The European Commission on Tuesday announced plans for a $ 1.35 billion assistance program to Ukraine through long-term loans, and the British government said it planned to deliver an additional $ 120 million in foreign aid for Kyiv. Ukraine can also draw on funds from the International Monetary Fund under a financing program agreed to last year.

The latest commitments from European partners have helped calm the currency market in recent days, Zelenskyy told reporters Wednesday in a joint news conference with visiting Dutch Prime Minister Mark Rutte.

Apart from dire warnings from Washington about a likely Russian invasion, “decisions on the departure of some embassy staff, and advice from some foreign nationals to leave Ukraine, were also clearly premature and exaggerated,” Podolyak said.

The US and the United Kingdom last month both ordered the families of staff members at their embassies to leave Ukraine, a move that angered officials and members of the Ukrainian parliament.

Danylo Hetmantsev, a member of Parliament from Zelenskyy’s Servant of the People’s Party, criticized the evacuation of dependents at some foreign embassies, saying it helped spook financial markets. He also questioned why Western governments had a much less dramatic response when Russia massed large numbers of troops on the border last year.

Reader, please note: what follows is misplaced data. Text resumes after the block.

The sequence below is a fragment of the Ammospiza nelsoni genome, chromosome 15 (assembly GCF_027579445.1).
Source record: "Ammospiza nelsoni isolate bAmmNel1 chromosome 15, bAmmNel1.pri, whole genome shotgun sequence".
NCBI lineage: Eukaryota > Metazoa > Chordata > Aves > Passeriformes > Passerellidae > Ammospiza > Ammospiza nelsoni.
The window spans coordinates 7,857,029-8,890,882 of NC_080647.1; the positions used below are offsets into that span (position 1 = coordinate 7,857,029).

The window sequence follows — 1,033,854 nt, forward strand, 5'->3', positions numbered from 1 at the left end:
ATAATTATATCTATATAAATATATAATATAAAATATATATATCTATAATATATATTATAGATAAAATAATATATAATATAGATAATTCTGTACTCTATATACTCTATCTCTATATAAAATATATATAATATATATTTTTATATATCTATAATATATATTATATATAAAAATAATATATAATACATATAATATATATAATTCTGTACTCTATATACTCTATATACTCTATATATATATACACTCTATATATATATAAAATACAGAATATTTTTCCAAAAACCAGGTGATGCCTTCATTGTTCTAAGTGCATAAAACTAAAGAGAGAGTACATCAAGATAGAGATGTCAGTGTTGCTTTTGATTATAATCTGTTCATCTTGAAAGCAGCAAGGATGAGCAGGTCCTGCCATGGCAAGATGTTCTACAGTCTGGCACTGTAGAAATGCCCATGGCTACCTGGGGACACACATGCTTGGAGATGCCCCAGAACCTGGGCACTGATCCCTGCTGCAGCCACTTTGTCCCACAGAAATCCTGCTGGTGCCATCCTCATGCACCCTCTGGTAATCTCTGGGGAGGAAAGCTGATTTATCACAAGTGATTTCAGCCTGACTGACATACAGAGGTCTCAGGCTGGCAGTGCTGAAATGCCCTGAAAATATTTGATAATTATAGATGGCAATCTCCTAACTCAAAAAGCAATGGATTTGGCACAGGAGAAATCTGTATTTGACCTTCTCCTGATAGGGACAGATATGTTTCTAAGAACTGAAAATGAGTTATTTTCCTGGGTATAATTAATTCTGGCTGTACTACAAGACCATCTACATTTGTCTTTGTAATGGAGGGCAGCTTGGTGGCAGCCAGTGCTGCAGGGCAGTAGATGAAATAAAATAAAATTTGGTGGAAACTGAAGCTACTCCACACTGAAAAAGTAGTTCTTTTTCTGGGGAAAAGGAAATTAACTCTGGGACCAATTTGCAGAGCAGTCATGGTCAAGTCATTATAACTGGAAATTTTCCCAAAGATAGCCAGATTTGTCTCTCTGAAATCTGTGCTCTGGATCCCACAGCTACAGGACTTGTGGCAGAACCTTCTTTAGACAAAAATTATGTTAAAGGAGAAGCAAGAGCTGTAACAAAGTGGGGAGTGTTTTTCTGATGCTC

“Why did our partners remain silent in April when we had the same number of troops on the borders?” he said.

But Podolyak said the financial markets appeared to be less volatile this week after the Biden administration toned down its “rhetoric panic” and the two governments synchronized their approach.

Former US diplomats said the Biden administration was not reckless when it warned of the dangers of the Russian build-up and that it was crucial to call out Moscow’s actions, even if it inflicted some temporary damage to Ukraine’s economy.

“I can only speak for our intention and our responsibility, and we feel it’s important to be open and candid about the threat from Russia,” White House press secretary Jen Psaki said Monday.

Administration officials also say they believed it was vital to expose any potential fabricated pretext being hatched by Moscow to justify possible military aggression and not wait until it was too late.

The administration said Thursday that it had intelligence about a Russian plan to fabricate a pretext for an invasion of Ukraine using a fake video involving actors.

State Department spokesperson Ned Price said the US publicized the information about the plan to expose “Russia’s destabilizing actions towards Ukraine and dissuade Russia from continuing this dangerous campaign and ultimately launching a military attack.”

The White House, however, acknowledged Wednesday that it had adjusted its language and was no longer describing the possibility of a Russian military offensive as “imminent.”

“We stopped using it because I think it sent a message that we weren’t intending to send, which was that we knew President Putin had made a decision,” Psaki told reporters.